This prediction has come true. Few of us can taste the difference between wet-aged and dry-aged beef; even fewer can distinguish the tastes of different pastures and seasons in milk fresh from a cow. In the United States, especially, where convenience and value are often prioritized over taste, stiff, acidic supermarket peaches and starchy, cardboard-flavored peas are accepted, if not relished. But even the least picky among us can admit that one fruit in particular is a shadow of its freshly harvested self: the tomato.

“Hard,” “plastic,” “watery,” “repulsive”—the scientist Harry Klee has heard all the descriptions of the supermarket tomato, and he agrees. “They have no flavor at all,” he said. “They’re awful.” When I first spoke to Klee, a few years ago, we had both just come in from tending our own back-yard tomato plants. “I only grow my own varieties,” he told me. This made sense: Klee has spent much of his career trying to design a tomato that can survive the cold chain and still emerge with some flavor.

Klee entered the field of horticulture in the nineteen-seventies, when gene-modifying technology was still new. At the time, most plant scientists thought the reason American tomatoes taste bland is that growers in Florida—where up to half of the country’s fresh tomatoes are produced—pick them when they’re hard and green, before they’ve developed the potential for flavor. Later, when the fruit is ready to be sold, it’s gassed with ethylene to force it to ripen. This method has made it possible to ship an otherwise squishy fruit all over the country without enormous losses. Klee, who spent the eighties working for Monsanto, wondered whether it might be possible to use genetic engineering to slow the ripening process, so that the fruit would stay green on the vine for longer, accumulating the nutrients that become the building blocks of flavor. “You’d have a bigger window to let them ripen on the plant and still ship them without losing them,” Klee explained. “It would be a win-win for everybody.”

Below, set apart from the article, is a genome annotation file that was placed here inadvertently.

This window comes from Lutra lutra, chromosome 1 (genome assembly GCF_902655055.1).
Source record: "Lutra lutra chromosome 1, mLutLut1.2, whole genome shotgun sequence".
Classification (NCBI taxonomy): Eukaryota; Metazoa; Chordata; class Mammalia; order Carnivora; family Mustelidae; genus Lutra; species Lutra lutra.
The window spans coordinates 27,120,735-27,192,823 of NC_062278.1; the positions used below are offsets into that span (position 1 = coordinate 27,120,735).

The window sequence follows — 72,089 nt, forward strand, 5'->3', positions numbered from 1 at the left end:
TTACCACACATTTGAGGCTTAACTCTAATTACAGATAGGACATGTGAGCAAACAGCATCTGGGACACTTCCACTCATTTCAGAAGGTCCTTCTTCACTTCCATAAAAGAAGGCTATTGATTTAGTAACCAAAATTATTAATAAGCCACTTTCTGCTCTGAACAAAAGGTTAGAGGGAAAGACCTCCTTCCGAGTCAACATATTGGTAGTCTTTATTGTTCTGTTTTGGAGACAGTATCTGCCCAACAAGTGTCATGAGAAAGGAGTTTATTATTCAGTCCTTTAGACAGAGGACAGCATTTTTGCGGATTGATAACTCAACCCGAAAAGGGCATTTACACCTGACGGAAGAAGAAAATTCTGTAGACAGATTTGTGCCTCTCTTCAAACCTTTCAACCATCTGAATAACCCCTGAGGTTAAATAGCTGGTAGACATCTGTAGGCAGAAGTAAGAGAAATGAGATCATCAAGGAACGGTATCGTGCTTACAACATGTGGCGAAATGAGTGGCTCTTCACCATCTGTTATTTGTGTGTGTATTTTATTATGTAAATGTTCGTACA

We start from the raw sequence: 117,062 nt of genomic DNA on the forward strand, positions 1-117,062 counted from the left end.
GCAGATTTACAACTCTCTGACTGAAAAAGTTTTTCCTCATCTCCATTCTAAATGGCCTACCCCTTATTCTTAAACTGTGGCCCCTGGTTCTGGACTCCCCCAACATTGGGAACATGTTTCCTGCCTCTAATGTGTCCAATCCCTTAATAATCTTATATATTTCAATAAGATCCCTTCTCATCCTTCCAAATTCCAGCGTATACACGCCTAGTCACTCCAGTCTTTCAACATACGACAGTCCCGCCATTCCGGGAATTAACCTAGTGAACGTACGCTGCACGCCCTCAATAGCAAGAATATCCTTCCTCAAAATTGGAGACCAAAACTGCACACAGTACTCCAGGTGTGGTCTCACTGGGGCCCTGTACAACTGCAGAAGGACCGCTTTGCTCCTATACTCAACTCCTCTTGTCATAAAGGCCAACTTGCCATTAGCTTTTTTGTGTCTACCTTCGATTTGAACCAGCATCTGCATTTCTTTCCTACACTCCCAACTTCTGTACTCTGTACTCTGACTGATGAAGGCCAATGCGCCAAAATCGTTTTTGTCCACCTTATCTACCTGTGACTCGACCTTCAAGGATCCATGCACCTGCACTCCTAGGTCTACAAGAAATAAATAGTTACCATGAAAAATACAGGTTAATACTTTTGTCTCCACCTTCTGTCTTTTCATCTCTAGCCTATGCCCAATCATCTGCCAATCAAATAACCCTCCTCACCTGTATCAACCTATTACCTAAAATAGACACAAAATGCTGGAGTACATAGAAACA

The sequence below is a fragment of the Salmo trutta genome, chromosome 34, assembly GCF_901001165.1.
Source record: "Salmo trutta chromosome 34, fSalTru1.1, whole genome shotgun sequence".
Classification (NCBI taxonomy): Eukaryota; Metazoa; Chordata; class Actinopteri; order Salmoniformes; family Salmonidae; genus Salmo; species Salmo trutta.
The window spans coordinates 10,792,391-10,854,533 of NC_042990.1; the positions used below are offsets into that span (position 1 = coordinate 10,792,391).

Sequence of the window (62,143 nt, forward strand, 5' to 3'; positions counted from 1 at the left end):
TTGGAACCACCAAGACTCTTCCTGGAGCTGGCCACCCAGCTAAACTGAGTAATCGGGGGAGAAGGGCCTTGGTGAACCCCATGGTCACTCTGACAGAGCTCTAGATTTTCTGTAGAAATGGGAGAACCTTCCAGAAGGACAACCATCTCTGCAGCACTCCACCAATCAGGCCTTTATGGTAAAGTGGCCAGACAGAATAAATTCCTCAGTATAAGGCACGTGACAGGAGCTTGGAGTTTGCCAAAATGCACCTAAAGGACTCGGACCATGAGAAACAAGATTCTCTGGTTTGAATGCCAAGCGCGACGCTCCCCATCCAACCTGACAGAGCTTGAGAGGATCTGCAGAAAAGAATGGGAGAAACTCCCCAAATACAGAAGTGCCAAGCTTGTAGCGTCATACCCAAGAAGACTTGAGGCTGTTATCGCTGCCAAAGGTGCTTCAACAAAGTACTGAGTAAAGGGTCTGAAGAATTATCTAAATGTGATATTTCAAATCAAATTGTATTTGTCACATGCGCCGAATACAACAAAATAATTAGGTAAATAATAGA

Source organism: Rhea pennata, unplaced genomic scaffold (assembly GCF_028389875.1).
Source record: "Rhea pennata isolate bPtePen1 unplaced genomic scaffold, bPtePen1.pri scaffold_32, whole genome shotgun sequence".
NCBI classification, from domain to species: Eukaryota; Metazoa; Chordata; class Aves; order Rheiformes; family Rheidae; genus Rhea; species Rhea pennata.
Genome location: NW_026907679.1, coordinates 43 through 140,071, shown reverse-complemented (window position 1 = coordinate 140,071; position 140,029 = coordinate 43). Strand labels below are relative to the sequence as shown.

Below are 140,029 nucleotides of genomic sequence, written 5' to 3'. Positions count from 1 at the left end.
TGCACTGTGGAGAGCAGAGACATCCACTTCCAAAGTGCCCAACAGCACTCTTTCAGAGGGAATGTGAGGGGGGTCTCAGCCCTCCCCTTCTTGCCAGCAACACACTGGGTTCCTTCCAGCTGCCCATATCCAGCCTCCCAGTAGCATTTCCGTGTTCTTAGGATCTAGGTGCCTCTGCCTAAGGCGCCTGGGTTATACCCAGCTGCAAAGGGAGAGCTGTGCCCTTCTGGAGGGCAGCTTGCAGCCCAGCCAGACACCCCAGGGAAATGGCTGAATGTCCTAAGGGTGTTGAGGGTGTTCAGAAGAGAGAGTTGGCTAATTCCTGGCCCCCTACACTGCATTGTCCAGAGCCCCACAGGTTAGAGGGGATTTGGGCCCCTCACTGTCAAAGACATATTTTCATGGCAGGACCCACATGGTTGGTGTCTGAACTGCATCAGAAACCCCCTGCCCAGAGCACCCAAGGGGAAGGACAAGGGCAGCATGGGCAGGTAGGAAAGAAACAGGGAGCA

Klee wasn’t the only one trying to create a tomato that could endure the rigors of refrigerated shipping. Around the same time, scientists at Calgene tweaked a gene that regulates pectin metabolism, hoping to delay the softening process in ripe tomatoes. In 1994, their efforts resulted in the Flavr Savr tomato—the first genetically modified crop sold in the U.S.—but the variety had low yields, and the fruit was still slightly too squishy to survive industrial handling. The bigger issue, Klee realized, was that he and the Calgene scientists were focussed on ripening, though commercial tomato varieties had almost no flavor even when they were allowed to redden on the vine.